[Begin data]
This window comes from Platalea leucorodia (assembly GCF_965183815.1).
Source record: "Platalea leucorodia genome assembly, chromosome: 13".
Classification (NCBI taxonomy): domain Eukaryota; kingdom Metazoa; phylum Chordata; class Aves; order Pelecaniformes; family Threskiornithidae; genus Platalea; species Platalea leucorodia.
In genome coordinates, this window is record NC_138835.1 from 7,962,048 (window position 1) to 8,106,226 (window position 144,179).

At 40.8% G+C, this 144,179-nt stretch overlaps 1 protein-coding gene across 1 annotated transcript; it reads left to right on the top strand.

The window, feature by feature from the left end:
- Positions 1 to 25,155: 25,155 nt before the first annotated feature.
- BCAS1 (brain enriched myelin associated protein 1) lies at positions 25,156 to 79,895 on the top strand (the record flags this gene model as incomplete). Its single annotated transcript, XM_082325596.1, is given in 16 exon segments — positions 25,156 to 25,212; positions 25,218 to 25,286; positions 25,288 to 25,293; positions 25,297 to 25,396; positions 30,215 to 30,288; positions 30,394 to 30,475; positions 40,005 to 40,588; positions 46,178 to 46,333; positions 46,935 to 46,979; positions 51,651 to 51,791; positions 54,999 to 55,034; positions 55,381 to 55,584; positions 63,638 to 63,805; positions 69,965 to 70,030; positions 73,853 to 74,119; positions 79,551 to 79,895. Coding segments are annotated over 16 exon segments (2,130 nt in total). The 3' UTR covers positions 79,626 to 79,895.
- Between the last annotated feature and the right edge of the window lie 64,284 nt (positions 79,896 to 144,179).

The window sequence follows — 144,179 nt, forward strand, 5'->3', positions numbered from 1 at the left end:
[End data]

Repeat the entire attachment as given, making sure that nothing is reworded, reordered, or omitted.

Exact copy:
This window comes from Platalea leucorodia (assembly GCF_965183815.1).
Source record: "Platalea leucorodia genome assembly, chromosome: 13".
Classification (NCBI taxonomy): domain Eukaryota; kingdom Metazoa; phylum Chordata; class Aves; order Pelecaniformes; family Threskiornithidae; genus Platalea; species Platalea leucorodia.
In genome coordinates, this window is record NC_138835.1 from 7,962,048 (window position 1) to 8,106,226 (window position 144,179).

At 40.8% G+C, this 144,179-nt stretch overlaps 1 protein-coding gene across 1 annotated transcript; it reads left to right on the top strand.

The window, feature by feature from the left end:
- Positions 1 to 25,155: 25,155 nt before the first annotated feature.
- BCAS1 (brain enriched myelin associated protein 1) lies at positions 25,156 to 79,895 on the top strand (the record flags this gene model as incomplete). Its single annotated transcript, XM_082325596.1, is given in 16 exon segments — positions 25,156 to 25,212; positions 25,218 to 25,286; positions 25,288 to 25,293; positions 25,297 to 25,396; positions 30,215 to 30,288; positions 30,394 to 30,475; positions 40,005 to 40,588; positions 46,178 to 46,333; positions 46,935 to 46,979; positions 51,651 to 51,791; positions 54,999 to 55,034; positions 55,381 to 55,584; positions 63,638 to 63,805; positions 69,965 to 70,030; positions 73,853 to 74,119; positions 79,551 to 79,895. Coding segments are annotated over 16 exon segments (2,130 nt in total). The 3' UTR covers positions 79,626 to 79,895.
- Between the last annotated feature and the right edge of the window lie 64,284 nt (positions 79,896 to 144,179).

The window sequence follows — 144,179 nt, forward strand, 5'->3', positions numbered from 1 at the left end: